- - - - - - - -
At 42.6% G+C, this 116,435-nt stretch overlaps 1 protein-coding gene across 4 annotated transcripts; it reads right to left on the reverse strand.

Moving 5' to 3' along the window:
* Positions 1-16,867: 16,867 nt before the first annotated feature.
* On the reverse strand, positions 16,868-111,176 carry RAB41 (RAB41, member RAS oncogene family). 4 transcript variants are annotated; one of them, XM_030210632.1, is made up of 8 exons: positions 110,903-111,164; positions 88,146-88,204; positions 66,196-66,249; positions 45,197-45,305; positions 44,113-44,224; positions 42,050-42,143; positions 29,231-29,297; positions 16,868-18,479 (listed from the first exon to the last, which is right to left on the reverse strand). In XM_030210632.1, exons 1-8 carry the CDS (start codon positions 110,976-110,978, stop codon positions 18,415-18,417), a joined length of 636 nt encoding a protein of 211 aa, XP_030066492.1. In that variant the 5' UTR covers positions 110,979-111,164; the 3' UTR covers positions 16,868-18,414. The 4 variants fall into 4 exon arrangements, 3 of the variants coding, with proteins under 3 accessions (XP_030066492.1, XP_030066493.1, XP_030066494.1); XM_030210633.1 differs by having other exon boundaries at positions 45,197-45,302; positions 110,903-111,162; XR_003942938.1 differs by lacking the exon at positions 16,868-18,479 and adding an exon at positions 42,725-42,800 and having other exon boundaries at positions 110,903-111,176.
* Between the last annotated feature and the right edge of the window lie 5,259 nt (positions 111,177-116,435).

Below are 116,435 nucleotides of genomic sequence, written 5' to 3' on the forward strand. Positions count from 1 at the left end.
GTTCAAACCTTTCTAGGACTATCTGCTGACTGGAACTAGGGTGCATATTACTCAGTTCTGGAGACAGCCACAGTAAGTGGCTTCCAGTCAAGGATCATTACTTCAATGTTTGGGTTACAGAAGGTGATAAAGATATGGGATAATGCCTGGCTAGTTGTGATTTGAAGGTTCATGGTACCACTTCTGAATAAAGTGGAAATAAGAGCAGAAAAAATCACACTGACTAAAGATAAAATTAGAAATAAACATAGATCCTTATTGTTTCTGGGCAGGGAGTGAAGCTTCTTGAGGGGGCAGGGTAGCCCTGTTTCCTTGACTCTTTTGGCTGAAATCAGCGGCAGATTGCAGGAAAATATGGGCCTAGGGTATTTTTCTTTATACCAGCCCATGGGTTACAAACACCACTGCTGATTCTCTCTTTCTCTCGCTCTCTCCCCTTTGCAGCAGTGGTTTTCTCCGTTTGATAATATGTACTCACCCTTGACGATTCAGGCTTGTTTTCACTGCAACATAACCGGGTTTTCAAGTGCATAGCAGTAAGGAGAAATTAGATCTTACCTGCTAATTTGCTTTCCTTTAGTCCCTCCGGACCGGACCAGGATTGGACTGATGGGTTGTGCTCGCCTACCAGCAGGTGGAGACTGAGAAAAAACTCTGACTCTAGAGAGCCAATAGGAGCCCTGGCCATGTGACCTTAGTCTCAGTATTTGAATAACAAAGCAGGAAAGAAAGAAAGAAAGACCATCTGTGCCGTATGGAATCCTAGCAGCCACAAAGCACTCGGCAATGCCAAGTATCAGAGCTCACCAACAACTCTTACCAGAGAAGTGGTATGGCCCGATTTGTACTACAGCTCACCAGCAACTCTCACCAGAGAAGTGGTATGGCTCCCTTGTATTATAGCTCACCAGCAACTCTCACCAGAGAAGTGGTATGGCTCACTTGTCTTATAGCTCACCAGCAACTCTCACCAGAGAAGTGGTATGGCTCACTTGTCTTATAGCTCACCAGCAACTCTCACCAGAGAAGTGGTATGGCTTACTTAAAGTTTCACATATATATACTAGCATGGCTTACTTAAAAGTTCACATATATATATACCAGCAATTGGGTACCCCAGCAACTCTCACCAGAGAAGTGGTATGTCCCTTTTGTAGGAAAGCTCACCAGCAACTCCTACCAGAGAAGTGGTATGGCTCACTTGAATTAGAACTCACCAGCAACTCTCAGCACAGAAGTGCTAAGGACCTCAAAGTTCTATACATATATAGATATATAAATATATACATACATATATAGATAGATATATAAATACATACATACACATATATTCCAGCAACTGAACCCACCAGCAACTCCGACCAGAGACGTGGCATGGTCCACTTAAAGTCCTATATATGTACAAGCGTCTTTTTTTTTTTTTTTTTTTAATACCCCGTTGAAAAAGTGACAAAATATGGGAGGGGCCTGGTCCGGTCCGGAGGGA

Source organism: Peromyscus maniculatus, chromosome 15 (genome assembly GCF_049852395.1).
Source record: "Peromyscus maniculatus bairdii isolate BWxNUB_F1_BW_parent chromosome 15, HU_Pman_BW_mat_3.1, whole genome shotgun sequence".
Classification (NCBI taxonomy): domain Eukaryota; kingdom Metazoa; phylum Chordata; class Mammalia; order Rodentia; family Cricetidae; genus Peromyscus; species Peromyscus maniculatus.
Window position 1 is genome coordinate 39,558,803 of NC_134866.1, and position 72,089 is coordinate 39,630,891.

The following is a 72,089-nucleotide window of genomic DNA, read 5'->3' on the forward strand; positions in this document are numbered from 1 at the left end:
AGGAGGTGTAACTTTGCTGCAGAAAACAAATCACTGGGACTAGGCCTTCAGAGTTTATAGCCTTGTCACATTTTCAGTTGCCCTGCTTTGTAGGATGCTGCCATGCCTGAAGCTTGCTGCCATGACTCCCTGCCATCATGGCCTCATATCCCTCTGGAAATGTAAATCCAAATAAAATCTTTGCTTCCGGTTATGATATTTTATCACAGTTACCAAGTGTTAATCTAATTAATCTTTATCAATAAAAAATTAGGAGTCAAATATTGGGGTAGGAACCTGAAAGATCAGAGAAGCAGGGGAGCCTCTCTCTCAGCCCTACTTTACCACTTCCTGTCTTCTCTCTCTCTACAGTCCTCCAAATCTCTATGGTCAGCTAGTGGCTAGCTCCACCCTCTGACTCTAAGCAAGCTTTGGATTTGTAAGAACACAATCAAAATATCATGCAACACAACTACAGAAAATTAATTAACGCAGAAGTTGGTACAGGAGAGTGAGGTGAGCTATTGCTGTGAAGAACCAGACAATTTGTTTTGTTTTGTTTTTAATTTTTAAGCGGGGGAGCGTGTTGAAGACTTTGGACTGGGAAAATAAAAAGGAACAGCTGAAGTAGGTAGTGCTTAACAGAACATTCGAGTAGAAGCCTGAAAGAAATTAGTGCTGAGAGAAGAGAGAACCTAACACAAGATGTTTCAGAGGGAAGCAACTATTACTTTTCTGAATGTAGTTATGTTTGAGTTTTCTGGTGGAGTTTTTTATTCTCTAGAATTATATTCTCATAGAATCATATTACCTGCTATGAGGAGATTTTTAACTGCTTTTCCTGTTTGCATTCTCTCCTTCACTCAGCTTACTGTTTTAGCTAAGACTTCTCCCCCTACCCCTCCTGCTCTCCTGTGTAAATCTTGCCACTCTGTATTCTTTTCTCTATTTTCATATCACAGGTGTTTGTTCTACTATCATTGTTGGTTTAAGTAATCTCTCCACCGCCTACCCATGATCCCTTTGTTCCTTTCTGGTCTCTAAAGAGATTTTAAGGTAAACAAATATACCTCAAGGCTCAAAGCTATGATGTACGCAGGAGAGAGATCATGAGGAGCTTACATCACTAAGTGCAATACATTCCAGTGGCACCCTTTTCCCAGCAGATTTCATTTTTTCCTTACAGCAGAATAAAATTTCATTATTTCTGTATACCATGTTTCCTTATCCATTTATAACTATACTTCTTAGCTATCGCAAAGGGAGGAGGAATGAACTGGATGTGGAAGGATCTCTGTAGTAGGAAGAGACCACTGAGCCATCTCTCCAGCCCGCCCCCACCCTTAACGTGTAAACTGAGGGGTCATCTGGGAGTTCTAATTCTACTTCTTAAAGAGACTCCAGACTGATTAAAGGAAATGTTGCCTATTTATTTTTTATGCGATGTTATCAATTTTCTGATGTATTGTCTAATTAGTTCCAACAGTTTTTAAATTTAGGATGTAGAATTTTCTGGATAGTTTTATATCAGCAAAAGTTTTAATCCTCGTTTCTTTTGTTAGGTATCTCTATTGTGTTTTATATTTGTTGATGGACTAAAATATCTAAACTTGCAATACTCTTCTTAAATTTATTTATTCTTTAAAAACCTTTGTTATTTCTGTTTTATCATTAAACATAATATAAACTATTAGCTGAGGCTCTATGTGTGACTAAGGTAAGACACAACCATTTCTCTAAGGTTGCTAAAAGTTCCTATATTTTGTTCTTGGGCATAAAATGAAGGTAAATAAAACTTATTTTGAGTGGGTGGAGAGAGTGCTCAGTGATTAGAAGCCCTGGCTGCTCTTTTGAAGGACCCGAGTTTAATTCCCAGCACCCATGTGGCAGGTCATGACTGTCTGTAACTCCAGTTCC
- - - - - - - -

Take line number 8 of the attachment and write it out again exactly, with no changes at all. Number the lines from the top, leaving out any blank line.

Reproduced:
Source organism: Peromyscus maniculatus, chromosome 15 (genome assembly GCF_049852395.1).